The fastest growing industry even though it’s illegal under federal law.”

That’s one way to sum up the peculiar existence of the modern legal recreational marijuana industry, courtesy of Bruce Straughan of Straughan Forensic LLC in Arvado, Colorado.

Straughan presented half of the exceedingly well attended “Cannabis Grow Facilities: Challenges for HVAC Design & Operation” session at January’s ASHRAE Winter Conference in Atlanta.

For a standing-room-only, multilingual audience of roughly 120 that covered more of the demographic spectrum than ASHRAE sessions typically have in years past, Straughan rose to serve as tour guide through the maze of IAQ and ventilation concerns a successful grow facility must solve.

“Before we get started,” he said, “I’d like to point out I’m not a user of cannabis products.”

His interest is his work with insurance companies, lawyers, testimony, etc.

“When lawyers are involved, you know something’s gone wrong,” Straughan half-joked. “In a cannabis facility, there are a lot of things that can go wrong.”



The general indoor environmental parameters for optimal production are useful to consider, up to a point.

Temperatures should range between 72° and 82°F when the lights are on, Straughan said, and 66° and 70° when the lights are off. One of the presentation’s many cautions is that turning grow lights on and off can cause abrupt and rapid changes in HVAC loads.

What’s the consequence of not getting temperature and humidity control right consistently?

Too hot will yield reduced potency and slower growth. If temps wander too far above 80°, the plants won’t flower at all.

Too hot and too dry will result in “stretched growth,” with plants that are too “stemmy” and don't have enough leaves.

Too much humidity leaves plants prone to mold and fungus. This, sure to get any owner’s attention, can destroy the entire crop.

On the other hand, inordinately cool temperatures will also slow growth, and freezing temps can, of course, kill the plants.

But these guidelines are useful only to a point because this process has distinct stages, each with its own room. Every room has its optimal mix of lighting, humidity, and temperature.

This array of HVAC demands, sometimes under a single roof, made clear that a significant cannabis grow facility can represent a substantial piece of business for the mechanical contractor — and that the contractor must have a firm grip on the variables and certain horticultural fundamentals inherent to the business.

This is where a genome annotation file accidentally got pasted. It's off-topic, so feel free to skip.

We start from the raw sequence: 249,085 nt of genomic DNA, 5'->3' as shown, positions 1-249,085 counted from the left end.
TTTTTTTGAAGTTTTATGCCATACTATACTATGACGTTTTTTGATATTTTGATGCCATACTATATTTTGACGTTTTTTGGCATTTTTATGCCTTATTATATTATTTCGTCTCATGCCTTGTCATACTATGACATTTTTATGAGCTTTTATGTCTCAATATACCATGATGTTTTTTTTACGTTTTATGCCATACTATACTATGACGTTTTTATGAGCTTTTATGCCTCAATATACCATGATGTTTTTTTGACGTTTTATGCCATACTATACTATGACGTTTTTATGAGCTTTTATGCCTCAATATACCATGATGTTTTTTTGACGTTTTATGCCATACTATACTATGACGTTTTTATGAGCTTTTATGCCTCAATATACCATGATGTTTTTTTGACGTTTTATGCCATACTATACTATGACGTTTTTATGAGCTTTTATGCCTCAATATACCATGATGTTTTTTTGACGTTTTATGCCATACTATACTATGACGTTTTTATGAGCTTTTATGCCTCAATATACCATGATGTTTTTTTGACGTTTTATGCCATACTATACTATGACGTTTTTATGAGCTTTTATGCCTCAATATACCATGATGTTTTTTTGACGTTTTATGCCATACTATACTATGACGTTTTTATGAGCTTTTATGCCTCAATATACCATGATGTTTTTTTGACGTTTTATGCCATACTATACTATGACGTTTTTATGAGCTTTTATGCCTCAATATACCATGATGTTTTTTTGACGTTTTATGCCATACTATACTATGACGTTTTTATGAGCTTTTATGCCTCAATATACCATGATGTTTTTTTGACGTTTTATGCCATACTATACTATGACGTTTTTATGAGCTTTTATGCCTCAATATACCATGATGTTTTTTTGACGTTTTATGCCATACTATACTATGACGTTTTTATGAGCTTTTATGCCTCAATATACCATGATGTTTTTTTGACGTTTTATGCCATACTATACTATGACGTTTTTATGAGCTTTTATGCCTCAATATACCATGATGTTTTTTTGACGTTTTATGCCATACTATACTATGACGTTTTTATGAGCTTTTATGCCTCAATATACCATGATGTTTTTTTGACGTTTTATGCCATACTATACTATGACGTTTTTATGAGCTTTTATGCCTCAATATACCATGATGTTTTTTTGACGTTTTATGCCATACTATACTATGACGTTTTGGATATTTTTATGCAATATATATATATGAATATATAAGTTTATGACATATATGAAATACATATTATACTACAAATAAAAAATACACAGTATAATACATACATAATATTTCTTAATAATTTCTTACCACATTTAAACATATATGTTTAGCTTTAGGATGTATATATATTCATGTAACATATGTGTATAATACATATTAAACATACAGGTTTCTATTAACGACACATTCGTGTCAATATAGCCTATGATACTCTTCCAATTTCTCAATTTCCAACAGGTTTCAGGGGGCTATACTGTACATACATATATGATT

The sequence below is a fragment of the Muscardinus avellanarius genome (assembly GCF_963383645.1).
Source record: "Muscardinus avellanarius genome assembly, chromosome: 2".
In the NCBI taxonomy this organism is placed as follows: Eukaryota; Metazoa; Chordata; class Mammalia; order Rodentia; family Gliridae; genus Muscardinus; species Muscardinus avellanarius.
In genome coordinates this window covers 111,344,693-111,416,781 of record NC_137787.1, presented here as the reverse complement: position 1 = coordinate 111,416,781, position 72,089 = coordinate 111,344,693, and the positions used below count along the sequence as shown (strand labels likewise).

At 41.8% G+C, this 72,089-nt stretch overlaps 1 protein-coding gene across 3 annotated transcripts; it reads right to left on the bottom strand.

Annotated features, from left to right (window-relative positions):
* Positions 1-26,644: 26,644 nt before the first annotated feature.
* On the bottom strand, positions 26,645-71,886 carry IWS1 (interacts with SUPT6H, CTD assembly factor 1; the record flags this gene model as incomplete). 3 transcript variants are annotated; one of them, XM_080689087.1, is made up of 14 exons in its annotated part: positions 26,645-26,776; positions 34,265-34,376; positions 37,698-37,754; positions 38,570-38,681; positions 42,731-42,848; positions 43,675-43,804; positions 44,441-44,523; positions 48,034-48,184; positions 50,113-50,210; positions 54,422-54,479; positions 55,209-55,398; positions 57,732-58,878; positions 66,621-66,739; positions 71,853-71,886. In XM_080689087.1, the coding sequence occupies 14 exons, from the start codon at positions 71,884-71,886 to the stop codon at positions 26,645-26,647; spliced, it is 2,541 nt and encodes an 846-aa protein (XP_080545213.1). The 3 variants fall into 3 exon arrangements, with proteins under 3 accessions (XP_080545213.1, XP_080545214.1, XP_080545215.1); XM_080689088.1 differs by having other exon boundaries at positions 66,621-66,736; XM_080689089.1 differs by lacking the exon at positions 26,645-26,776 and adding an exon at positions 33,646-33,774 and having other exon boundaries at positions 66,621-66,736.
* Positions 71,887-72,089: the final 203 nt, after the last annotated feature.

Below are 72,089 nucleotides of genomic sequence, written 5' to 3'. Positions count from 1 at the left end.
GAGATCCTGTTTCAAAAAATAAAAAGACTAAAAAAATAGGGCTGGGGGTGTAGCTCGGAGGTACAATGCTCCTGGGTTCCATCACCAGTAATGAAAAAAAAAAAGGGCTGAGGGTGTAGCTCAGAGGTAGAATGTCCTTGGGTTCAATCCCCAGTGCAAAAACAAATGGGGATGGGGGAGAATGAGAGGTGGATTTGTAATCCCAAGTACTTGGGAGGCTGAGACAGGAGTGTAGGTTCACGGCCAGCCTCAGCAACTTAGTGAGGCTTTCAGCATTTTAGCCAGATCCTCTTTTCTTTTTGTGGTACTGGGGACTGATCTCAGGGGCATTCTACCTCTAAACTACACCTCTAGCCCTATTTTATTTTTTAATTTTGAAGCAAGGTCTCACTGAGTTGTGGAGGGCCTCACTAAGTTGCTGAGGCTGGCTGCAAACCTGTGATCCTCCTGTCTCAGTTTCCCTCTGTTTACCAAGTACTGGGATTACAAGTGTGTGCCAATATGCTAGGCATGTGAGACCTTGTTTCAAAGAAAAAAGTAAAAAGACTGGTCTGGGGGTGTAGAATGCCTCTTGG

A successful facility manages these room environments well in sequence, starting with the mother room.



The mother room houses the plant from which clones will be clipped.

Using this single, high-quality source not only gives owners continuity in final product, but also more continuity in how the subsequent plants will react to the indoor conditions.

How important is the mother room? Straughan said owners and project teams may consider designing this space with redundant HVAC equipment.

The nursery room houses the clones just starting their process. Temperatures should rest between 70° and 80°, but the humidity is a key here. Higher humidity is needed because the plants have no roots at this stage. A target of 60 to 75 percent rh lets the plants absorb moisture through their leaves.

Straughan summed up conditions in the nursery room as an effort to recreate long summer days, one after another.

Grow lights, which could be either fluorescent or LED, might run up to 18 hours each day here, but not too long, as that can stress the plants.



The humidity range dips to 40 to 70 percent rh in the vegetative room, with temperatures between 68° and 80°.

This is the first room where metal halide lights could enter the equation, still running up to 18 hours a day. The increased heat emitted by metal halide translates to a more sensible load and thus, Straughan pointed out, bigger shifts when the lights go out.

Here, oscillating fans can enter the HVAC strategy. Simulating a sort of natural wind, these fans can strengthen plant stems and reduce stratification. Otherwise, Straughan said, the humid air will concentrate at soil level.



The flower room’s temperatures hold steady from the vegetative room, but peak humidity may lower to 70 percent.

Conversely, the lights ramp up even more. High-pressure sodium lights are common here, running 12 hours on and 12 hours off. The seasonal analog here is the autumnal equinox, said Straughan. A good time to grow flowers.

Ventilation strategy can also get more advanced here, including enriching the air’s CO2 levels to 1,500 ppm (as opposed to maybe 400 ppm outdoors). This, Straughan said, is good for growing but would be a critical fact and an immediate concern for first responders in case of a fire.